Edit: I hate long posts. Marking the important stuff with bold, for emphasis.
While I intellectually understood bet/folding quickly, it took me quite some time to "accept" it, since - on a high level - it seems really weird. I mean, two bets will take us to showdown, but we're willing to put in two bets and then fold?
So why do it? Well, because it brings the highest value against certain ranges. By far.
We're up against a reliable (and/or passive) player. We have JJ. He raised us on the K-high flop and that usually - but not always - means he has a king himself. He sometimes bluffs the flop, so we don't trust him, and we're in position. We take one off. The turn is a rag that puts three to a straight (987) on the board. He checks. We could bet here, but since he's still pretty likely to have AK or KQ, there's just a very good chance that he's trying to checkraise us or otherwise extract more value. Raising the flop and then checking this particular turn is strange.
So we check behind. The river is a jack, giving us a set. He bets out. This is the safest spot to raise/fold, and here's why it makes us money:
Our hand is statistically likely to be better than his. He's a lot more likely to have AK or KQ or even 99 than specifically a ten or KK. A LOT more likely. Raising the river is great, because we do it when we're likely huge favorites.
But if he raises this river, the situation has suddenly deteriorated into going from a clear favorite to a complete loser. We raised the river because we figured to have the best hand (and he's likely to pay us off all the times that we do). Now we have to fold the river because it's painfully obvious that we don't.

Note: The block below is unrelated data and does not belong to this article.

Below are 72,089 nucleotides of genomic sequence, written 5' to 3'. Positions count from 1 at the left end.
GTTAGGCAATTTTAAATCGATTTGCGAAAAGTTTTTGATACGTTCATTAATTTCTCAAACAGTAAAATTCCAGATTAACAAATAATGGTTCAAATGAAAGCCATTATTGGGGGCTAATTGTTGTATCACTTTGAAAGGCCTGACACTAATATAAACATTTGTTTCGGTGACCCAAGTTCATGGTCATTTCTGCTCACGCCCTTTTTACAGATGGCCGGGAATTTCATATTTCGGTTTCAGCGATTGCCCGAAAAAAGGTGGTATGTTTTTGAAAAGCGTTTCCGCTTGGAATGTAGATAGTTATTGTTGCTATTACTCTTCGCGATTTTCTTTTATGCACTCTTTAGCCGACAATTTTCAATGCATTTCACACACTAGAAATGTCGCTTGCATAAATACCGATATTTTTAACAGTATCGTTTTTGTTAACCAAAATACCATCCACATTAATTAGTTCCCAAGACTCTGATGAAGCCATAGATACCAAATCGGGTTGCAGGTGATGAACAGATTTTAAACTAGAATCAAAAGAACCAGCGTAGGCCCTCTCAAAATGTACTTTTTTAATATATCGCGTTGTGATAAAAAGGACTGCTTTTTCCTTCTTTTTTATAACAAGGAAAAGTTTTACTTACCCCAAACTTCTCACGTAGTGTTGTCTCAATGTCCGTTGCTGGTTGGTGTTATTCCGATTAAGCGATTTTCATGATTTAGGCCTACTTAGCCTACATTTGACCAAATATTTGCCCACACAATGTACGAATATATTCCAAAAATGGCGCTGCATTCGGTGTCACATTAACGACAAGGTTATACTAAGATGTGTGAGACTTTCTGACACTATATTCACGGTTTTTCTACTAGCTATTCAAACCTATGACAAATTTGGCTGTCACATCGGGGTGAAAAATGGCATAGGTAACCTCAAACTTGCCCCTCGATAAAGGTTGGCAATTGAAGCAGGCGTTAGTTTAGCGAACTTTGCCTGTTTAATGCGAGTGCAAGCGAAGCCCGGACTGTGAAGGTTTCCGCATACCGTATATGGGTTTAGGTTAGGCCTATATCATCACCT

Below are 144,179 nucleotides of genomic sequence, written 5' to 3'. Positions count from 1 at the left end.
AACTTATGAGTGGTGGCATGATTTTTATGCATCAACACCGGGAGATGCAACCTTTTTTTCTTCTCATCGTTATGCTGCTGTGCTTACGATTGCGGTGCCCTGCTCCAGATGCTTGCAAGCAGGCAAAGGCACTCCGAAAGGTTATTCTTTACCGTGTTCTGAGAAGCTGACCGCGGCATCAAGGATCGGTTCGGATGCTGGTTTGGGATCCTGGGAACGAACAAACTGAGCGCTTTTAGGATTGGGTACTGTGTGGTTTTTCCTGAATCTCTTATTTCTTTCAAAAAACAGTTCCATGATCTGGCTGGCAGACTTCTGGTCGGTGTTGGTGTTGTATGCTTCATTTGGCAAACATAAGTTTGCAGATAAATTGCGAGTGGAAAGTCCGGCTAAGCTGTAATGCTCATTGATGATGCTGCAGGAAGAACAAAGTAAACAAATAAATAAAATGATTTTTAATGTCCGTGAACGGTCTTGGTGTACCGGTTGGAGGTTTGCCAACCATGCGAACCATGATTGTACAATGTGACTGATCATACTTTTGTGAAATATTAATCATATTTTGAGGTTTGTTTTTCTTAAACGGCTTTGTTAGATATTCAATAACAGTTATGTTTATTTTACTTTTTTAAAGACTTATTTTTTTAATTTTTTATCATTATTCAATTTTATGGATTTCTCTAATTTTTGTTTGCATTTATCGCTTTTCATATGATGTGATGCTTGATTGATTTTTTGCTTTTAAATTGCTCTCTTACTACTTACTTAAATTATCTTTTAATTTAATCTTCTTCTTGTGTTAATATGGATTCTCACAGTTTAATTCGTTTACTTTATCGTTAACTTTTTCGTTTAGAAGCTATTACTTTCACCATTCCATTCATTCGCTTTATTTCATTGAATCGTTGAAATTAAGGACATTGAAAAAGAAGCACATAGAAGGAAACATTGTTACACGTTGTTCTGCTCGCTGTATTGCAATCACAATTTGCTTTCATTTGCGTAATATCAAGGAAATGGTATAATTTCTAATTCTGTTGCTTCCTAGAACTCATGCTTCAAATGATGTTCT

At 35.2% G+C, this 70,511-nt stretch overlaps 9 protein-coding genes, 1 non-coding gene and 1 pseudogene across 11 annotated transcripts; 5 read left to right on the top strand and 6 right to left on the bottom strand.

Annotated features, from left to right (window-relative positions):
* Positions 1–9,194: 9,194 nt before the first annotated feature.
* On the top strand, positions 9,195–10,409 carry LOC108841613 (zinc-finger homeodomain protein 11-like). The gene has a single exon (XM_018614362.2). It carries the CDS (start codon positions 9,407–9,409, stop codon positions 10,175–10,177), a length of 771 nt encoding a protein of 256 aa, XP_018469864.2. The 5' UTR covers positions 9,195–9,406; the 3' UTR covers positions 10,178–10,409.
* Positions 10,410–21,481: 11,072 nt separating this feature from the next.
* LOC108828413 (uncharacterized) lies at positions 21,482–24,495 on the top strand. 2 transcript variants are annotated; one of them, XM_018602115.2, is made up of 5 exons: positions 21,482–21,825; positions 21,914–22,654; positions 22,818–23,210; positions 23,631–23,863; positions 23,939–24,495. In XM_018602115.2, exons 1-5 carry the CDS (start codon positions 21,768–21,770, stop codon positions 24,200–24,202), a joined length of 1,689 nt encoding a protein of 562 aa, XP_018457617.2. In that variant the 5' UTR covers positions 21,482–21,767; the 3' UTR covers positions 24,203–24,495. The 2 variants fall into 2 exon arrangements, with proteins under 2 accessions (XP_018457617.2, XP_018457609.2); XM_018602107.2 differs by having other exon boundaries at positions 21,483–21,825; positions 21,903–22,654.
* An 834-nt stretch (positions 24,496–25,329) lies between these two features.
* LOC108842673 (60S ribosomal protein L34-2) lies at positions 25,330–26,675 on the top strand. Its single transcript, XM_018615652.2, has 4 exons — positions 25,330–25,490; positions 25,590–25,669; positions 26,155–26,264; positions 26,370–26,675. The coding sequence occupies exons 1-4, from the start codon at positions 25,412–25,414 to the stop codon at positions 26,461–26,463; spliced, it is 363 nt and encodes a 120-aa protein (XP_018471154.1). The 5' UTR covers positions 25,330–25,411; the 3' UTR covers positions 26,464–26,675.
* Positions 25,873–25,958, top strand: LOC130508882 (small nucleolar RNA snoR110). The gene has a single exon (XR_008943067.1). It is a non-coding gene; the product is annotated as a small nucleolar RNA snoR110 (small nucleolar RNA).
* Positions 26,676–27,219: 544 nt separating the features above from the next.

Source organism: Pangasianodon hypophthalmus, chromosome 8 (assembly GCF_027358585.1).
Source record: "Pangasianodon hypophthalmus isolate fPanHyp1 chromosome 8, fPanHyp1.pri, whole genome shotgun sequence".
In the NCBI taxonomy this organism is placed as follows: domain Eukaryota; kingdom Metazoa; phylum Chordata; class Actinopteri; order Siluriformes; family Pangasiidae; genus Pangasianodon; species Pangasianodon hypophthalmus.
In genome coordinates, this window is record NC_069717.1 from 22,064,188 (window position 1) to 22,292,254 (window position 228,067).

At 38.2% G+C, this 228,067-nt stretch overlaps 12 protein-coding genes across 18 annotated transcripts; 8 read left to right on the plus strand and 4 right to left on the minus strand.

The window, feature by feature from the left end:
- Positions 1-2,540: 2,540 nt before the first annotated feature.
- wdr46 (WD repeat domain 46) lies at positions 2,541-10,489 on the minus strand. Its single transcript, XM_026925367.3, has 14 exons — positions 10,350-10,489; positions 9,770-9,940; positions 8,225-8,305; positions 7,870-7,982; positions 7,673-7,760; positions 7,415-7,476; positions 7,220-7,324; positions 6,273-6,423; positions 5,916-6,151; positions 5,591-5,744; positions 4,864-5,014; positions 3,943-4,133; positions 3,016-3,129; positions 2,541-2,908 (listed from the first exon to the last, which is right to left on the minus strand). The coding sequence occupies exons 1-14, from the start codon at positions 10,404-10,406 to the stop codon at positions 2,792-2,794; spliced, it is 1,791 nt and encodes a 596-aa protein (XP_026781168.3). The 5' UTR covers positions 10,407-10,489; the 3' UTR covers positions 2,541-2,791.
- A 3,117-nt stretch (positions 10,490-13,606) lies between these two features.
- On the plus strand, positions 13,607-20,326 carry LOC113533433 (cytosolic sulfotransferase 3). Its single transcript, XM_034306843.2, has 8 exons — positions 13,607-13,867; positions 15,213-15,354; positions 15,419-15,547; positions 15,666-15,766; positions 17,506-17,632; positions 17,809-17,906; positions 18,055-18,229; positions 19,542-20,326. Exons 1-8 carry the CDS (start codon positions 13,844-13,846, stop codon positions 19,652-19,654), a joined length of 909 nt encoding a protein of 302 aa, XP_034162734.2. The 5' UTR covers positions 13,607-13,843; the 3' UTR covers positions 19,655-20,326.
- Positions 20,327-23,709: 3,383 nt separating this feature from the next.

Just for shits and giggles, let's try out a few ranges:
70% of the time, he has a lower set, or AK or KQ.
20% of the time, he has us beat.
10% of the time, he's bluffing
(thanks for that nice round number, Mr. Harrington).
70% of the time, we'll make two big bets on the river.
20% of the time, we'll lose two big bets on the river.
10% of the time, we'll win one big bet on the river (he won't 3-bet bluff, like, ever)
EV = 1.1 big bets.
Just calling against the same range of hands: 0.7 - 0.2 + 0.1 = 0.6 big bets.
Now, since someone will (or should) argue that we don't have that perfect read on someone. There HAS to be some times that he'll 3-ball this river as a bluff. How much will folding cost us if we have a gutsy enough opponent who will try that half the time he's bluffing?
EV = 1.4 - 0.5 + 0.1 = 1.0 big bets. Still much higher than calling.
Now, for bet/folding or raise/folding to be correct, these two things have to be true:
1. You need to have the best hand most of the time, and your opponent must be willing to call with a worse one.
2. The board (or the opponent, or both) must be such that the likelyhood of being raised with a worse hand is very small.
#1 is the reason we're raising. #2 is the reason we're content to fold if we get raised.
You can get by very well without ever bothering with bet/fold or raise/fold lines, but as you can see, they do add some profits in marginal spots. Probably not more than a fraction of a BB per hundred, but it's there.